Aunt Reed makes the list for being cruel and cold-hearted to young Jane Eyre.  For those unfamiliar with Jane Eyre, Jane is orphaned at a young age and is adopted by her Aunt and Uncle Reed.  Uncle Reed dies shortly after and makes Aunt Reed promise him that she will take care of Jane and raise her as one of their own children.   Once he’s dead she does the exact opposite, allowing her son to physically beat Jane, locking her in “haunted” rooms in their home, and eventually sending her off to a school that has horrible conditions.  Aunt Reed also makes sure Jane will live a meager life by telling a rich uncle of hers that she’s dead.  She’s a horrible woman made worse by the fact that kind-hearted Jane forgives her before her death for all her misgivings.  (I don’t think she deserved to be forgiven after everything that happened, but it just goes to show you how kind a person Jane truly was).

(You can find my review here)

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4.) President Snow from The Hunger Games Series

President Snow is the leader of the Capitol and ruler of Panem in The Hunger Games series.  We get to see what a truly horrible man he is in Catching Fire and Mockingjay as his interaction with Katniss grows.  You come to learn that Snow is a truly evil person, poisoning those that got in his way during his rise to political glory.  He tricks Katniss and the rest of the districts into believing that District 13 was destroyed and that they need to continue the hunger games as punishment.  He is a master at deception and is always playing a game with the people around him, using them as pawns.  He gets what he deserves in the end, but it still doesn’t make up for all that he’s done during his ruling years.   

(You can find my reviews for here for Book One, Two, and Three)

3.) Silas – The DaVinci Code

Ah, religious fanaticism.  A member of the Catholic organization known as Opus Dei, Silas is an albino who practices corporal mortification (flogging one’s self) while repenting for one’s sins.  Depicted in Dan Brown’s The Davinci Code, Silas is driven by a desire to atone for his past and discover the secrets protected by the Priory of Scion.  Driven to live on the streets after murdering his father (who had murdered his mother out of shame for having an albino child), Silas is given a second chance at life after an earthquake frees him from prison.  Driven to devout religious belief, Silas is especially villanous because of the rhetoric he believes in.  He justifies his murders and attacks by believing that it is the will of Opus Dei for him to commit these atrocities.  His blind faith in this organization makes him especially dangerous in the novel, and he is a constant threat to Robert Langdon, the protagonist.  All in all, Silas has nothing to lose as he is fully indoctrinated to commit evil acts and will stop at nothing to please those who are superior to him in Opus Dei.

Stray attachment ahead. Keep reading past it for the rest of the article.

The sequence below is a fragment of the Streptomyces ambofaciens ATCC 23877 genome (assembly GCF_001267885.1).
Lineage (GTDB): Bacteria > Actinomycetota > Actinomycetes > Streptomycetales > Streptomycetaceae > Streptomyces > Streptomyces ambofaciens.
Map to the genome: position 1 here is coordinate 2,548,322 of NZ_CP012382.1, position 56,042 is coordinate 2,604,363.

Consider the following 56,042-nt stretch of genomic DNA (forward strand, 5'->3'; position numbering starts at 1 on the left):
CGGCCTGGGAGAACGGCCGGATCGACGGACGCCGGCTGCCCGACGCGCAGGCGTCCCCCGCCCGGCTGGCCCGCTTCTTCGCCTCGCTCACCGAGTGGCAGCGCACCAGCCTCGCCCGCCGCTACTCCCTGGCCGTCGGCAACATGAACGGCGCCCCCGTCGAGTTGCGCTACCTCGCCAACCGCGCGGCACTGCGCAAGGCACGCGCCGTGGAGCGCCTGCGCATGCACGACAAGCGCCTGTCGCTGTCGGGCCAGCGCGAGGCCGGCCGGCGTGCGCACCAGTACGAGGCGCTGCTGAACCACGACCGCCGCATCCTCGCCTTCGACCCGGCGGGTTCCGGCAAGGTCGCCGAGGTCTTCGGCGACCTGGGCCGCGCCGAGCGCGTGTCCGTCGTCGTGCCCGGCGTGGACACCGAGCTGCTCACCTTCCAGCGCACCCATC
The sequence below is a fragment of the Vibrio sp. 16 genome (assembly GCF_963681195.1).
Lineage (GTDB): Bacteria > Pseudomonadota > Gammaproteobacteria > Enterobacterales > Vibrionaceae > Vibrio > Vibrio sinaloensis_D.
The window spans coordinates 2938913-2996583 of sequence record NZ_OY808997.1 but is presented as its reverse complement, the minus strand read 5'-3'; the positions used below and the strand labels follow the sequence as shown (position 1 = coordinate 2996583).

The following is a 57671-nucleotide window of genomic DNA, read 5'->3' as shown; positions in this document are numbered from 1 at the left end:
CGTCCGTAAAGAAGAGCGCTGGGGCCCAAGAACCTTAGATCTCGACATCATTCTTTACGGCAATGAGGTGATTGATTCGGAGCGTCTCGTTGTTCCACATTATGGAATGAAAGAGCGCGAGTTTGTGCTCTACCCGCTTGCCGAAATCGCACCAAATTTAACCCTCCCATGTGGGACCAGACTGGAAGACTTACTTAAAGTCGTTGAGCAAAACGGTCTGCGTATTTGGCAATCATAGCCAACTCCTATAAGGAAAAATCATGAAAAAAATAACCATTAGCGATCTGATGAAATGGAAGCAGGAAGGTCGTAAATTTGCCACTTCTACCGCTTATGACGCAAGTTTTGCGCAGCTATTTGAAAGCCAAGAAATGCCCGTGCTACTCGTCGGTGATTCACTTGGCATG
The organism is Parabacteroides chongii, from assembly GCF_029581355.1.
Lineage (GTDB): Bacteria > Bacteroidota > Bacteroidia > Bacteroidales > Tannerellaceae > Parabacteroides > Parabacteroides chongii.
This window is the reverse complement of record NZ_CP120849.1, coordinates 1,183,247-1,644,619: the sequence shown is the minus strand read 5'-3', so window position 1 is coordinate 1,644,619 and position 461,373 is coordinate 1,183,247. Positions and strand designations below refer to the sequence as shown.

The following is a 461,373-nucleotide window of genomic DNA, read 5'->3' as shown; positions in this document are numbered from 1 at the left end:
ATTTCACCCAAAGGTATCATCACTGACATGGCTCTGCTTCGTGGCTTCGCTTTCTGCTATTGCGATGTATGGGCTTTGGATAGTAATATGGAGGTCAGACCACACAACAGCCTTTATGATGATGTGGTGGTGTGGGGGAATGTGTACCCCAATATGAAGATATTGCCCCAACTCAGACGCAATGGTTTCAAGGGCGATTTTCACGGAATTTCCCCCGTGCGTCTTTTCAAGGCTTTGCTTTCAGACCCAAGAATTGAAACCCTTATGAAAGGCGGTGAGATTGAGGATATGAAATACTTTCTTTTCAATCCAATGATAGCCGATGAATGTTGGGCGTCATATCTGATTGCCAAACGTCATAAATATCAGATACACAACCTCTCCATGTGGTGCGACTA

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2.) Mr. Burroughs – A Wolf at the Table

Augusten Burroughs is famous for writing heartbreakingly honest memoirs.  A Wolf at the Table mainly focused on his childhood and the relationship he had with his father.  Mr. Burroughs is the only actual “person” on my list, and for good reason.  The man was an alcoholic, beat his animals, and definitely partook in abusing his sons.  Augusten had a dog that would physically sleep on top of him to protect him from Mr. Burroughs while he slept at night.  His older brother John taught him how to shoot a gun just in case he needed it one day.  After reading this book it made me see how truly malicious some people can be in the world.  Mr. Burroughs shot straight to nearly the top of my list of villains because he preyed on his young sons and helpless wife.  To be that type of man you have to be truly evil.

(You can find my review here)

1.) Voldemort – The Harry Potter Series

While the rest of the characters on this list have aspirations to conquer those around them and bring evil into their lives, none have grander plans than Voldemort.  Not content to just conquer the magical world around him, Voldemort set his sights higher, aiming to control the human (aka Muggle) world as well.  In hiding for years after a failed attack on Harry Potter that left him on the cusp of death, he slowly rebuilds his strength until he makes a triumphant return and power grab to control the ruling body of the magical world.  As if this wasn’t enough, consider his name.  Anyone who is referred to as “He Who Must Not Be Named” because he/she is so evil that their name can’t be spoken must be #1 in my book.  All in all, Voldemort deserves the top spot in this top ten countdown because of the encompassing nature of his power and ambition.  He won’t let anything, including death, get in his way to kill Harry Potter and rule all.  Now that’s villanous!